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According to the official exit polls on Election Day a combined 60 percent of voters support increasing taxes, with 47 percent supporting an increase in taxes on those making over $250,000 and 13 percent supporting a tax increase on everyone. Barely one third of voters think no one’s taxes should be increased. This support for higher taxes reinforces the fact that only small minority (21 percent) support the disastrous spending cuts-only approach to deficit reduction, as represented by the debt ceiling deal.

Making the voters’ views even more clear, an election night poll by Hart Research found that 62 percent of voters said that they were trying to send the message that the Congress should make sure the wealthy pay their fair share in taxes. In addition, the Hart poll found that 73 percent of voters said that Medicare and Social Security benefits should be protected from cuts.

This is important: while lawmakers in DC have been focused on deficit reduction over the last couple years, most voters do not share their concern. In fact, 59 percent told pollsters on Election Day that unemployment was the most important economic issue facing the country, which is almost four times the percentage of voters that said the deficit was the most important economic issue.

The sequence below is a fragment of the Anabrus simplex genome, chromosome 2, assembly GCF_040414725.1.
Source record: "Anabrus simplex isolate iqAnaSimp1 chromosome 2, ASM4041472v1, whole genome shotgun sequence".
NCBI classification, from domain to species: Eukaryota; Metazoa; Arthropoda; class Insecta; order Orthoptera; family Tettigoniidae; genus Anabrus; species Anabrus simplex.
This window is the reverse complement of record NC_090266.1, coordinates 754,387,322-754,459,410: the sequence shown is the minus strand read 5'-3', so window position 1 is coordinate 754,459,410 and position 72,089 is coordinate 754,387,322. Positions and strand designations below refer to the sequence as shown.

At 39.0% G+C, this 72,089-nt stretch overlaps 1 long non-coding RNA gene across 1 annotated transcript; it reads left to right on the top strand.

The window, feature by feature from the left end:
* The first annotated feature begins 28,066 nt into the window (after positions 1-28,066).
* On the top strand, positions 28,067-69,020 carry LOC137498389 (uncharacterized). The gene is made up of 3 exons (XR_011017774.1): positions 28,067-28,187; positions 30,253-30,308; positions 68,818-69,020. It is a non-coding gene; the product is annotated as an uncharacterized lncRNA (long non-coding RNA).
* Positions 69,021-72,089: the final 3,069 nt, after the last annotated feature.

The results of these Election Day polls mirror a plethora of public polling over the past couple of years on how to handle deficit reduction. Earlier this year, for example, a Washington Post-ABC News poll found that as many as 72 percent of Americans support increasing taxes on millionaires. Making the public preference clear, former Reagan official Bruce Bartlett compiled 19 different polls during the debt ceiling fight last year showing there is wide support among Americans for raising taxes to deal with the deficit.

Taken together, the Election Day polls once again reveal the substantial gap between the kinds of policies that the public would like Congress to pursue and the policies it’s actually pursuing. To start, the fact that the public is more concerned about the health of the economy than about deficit reduction should make Congress reverse course and actually increase government spending and investment, which is several times more stimulative to the economy than making the Bush tax cuts permanent, i.e. permanently cutting taxes. Second, Congress should recognize that to the extent that deficit reduction is needed over the long term, the public heavily favors a balanced approach that includes significant immediate revenue increases and spending cuts, rather than the spending cuts-only approach favored by Congress in recent years. Voters told Washington to get real about taxes because voters themselves are realistic about revenues. The message couldn’t be more clear.